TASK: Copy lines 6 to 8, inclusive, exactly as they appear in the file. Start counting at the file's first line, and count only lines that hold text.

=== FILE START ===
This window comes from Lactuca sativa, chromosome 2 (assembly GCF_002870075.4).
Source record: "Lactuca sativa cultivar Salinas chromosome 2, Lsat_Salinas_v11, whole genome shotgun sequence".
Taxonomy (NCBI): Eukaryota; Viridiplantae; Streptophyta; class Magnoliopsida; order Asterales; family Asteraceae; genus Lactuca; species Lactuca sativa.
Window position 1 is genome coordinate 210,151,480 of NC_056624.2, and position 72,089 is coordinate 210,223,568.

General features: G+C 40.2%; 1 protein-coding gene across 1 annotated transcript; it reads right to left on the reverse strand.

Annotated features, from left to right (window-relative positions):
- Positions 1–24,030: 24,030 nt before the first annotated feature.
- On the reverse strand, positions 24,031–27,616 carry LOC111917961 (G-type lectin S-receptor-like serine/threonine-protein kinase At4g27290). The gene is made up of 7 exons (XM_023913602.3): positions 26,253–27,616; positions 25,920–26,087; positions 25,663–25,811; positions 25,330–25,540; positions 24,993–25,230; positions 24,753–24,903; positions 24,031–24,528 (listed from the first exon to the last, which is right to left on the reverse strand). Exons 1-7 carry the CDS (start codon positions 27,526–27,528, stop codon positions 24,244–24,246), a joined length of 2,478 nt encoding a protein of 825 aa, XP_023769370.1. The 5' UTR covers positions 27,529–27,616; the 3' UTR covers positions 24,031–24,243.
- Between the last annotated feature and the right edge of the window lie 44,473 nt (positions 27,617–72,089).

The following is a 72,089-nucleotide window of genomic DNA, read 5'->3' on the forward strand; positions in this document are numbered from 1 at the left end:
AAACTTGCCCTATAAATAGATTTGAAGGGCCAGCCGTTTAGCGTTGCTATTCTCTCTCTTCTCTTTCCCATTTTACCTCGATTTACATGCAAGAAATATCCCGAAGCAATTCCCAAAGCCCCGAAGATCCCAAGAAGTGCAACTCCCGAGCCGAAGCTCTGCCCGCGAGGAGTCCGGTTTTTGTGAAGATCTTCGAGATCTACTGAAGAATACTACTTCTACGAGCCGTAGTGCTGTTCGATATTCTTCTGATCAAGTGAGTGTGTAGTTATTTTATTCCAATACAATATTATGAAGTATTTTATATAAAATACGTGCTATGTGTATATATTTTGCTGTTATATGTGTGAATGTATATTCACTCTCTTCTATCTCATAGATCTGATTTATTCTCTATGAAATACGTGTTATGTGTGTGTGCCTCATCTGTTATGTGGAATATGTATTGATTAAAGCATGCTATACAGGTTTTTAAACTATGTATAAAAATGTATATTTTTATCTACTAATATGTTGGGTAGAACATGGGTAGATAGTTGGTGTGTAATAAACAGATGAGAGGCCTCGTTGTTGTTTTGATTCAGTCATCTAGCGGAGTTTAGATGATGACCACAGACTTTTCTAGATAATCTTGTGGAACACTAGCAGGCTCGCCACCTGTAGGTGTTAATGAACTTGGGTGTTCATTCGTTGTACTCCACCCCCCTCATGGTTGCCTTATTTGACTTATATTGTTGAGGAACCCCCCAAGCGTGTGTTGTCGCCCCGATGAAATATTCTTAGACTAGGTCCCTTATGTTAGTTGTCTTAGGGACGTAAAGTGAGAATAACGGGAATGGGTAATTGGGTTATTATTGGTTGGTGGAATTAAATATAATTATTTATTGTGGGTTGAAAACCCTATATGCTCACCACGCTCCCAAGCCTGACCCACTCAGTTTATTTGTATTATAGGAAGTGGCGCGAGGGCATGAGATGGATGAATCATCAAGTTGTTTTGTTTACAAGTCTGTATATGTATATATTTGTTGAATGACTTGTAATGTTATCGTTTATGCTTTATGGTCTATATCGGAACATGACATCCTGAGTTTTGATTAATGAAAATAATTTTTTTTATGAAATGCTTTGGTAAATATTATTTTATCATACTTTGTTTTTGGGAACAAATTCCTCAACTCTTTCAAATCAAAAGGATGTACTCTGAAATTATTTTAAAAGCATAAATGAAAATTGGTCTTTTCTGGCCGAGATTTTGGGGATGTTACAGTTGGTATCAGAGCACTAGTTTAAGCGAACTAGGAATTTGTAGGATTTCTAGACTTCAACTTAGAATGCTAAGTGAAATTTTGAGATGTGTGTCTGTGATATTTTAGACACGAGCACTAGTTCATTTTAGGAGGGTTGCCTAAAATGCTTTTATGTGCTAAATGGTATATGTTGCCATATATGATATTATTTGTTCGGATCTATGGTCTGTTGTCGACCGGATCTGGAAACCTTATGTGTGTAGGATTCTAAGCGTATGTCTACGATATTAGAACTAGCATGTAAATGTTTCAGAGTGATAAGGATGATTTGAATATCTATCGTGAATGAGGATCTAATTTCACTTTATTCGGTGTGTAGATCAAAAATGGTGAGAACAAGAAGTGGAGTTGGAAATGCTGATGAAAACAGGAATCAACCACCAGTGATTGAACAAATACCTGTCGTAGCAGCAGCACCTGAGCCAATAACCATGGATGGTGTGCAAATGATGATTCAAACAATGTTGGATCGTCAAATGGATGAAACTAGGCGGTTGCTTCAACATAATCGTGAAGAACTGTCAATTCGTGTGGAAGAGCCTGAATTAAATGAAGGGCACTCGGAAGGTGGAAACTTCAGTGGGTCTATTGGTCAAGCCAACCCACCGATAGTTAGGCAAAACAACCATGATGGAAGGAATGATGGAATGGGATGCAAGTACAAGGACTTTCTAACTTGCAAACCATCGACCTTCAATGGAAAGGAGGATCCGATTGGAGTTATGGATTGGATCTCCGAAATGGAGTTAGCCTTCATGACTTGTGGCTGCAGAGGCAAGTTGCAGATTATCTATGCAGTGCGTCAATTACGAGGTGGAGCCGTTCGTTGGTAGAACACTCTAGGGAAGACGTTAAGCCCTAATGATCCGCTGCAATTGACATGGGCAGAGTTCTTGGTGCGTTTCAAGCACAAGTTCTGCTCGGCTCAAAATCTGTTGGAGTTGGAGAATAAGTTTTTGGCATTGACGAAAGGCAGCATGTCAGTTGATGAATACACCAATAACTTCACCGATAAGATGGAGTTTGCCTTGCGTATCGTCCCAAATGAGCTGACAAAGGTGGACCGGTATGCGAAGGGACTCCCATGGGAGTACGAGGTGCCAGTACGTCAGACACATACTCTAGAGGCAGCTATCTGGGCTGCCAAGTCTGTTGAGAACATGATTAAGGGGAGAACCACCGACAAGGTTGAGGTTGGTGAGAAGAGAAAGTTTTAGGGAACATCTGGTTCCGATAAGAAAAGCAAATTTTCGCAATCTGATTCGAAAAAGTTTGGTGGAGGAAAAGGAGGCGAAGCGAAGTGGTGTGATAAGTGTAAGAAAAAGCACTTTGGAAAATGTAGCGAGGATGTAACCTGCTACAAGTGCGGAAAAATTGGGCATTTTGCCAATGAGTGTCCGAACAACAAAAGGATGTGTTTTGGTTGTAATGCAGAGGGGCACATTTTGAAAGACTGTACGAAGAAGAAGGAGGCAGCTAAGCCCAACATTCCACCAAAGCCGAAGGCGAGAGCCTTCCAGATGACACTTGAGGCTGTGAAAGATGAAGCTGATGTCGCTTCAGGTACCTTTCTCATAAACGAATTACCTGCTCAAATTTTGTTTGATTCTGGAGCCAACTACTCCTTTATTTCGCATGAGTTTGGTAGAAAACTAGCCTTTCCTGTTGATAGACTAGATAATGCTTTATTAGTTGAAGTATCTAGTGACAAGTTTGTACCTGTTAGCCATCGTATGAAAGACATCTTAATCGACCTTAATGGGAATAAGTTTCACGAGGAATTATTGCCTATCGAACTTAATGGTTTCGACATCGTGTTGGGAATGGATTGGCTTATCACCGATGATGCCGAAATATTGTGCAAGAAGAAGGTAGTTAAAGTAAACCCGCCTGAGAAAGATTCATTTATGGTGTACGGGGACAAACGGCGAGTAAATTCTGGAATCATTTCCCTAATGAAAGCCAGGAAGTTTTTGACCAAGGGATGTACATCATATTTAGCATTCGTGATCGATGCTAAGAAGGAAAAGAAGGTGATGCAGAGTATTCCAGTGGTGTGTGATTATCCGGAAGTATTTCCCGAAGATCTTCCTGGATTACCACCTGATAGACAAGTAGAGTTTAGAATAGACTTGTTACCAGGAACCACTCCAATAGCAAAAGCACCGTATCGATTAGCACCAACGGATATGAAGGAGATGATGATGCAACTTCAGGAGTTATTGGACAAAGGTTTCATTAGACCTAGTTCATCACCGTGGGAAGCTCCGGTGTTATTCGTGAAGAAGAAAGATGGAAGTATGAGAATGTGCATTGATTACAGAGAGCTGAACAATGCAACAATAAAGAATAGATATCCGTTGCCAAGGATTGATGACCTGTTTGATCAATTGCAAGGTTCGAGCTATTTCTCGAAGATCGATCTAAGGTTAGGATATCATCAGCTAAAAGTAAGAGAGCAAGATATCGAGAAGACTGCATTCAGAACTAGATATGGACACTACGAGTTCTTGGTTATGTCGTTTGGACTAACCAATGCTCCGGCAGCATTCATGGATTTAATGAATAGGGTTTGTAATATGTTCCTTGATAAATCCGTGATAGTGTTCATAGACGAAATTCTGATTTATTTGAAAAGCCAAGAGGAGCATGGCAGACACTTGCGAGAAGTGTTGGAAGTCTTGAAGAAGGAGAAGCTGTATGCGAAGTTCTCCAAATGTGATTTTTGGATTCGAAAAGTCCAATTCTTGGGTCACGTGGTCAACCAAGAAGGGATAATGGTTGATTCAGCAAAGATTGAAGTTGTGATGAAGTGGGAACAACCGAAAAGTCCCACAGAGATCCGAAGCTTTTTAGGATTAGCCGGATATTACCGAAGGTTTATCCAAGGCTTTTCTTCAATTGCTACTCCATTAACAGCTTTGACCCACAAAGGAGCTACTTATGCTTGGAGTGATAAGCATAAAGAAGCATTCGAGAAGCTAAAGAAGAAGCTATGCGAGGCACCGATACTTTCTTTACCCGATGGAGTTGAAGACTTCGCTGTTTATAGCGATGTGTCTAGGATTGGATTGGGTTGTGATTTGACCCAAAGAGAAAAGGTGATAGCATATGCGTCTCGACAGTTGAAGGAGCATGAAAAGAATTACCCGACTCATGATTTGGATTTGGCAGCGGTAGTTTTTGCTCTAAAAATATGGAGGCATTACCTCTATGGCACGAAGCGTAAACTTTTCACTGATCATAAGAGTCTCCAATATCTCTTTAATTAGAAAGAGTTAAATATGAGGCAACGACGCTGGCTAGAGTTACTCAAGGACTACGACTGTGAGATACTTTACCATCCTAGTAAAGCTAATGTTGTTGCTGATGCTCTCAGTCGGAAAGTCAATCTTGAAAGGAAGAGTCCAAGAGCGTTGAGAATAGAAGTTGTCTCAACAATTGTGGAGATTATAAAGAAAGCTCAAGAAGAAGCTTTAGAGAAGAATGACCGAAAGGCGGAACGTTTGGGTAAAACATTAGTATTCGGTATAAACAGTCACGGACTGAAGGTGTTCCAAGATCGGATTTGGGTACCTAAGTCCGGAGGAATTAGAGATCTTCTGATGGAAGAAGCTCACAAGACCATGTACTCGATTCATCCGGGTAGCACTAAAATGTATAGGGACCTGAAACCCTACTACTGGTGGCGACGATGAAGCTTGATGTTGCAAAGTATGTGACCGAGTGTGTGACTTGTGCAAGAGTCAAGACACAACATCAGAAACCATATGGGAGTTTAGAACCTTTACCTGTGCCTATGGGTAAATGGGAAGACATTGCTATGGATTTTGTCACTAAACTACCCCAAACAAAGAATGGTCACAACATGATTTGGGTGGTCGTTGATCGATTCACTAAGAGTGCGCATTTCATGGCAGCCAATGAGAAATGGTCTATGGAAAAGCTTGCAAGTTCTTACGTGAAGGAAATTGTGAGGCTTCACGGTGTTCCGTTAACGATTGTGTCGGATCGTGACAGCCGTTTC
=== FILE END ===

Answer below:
Annotated features, from left to right (window-relative positions):
- Positions 1–24,030: 24,030 nt before the first annotated feature.
- On the reverse strand, positions 24,031–27,616 carry LOC111917961 (G-type lectin S-receptor-like serine/threonine-protein kinase At4g27290). The gene is made up of 7 exons (XM_023913602.3): positions 26,253–27,616; positions 25,920–26,087; positions 25,663–25,811; positions 25,330–25,540; positions 24,993–25,230; positions 24,753–24,903; positions 24,031–24,528 (listed from the first exon to the last, which is right to left on the reverse strand). Exons 1-7 carry the CDS (start codon positions 27,526–27,528, stop codon positions 24,244–24,246), a joined length of 2,478 nt encoding a protein of 825 aa, XP_023769370.1. The 5' UTR covers positions 27,529–27,616; the 3' UTR covers positions 24,031–24,243.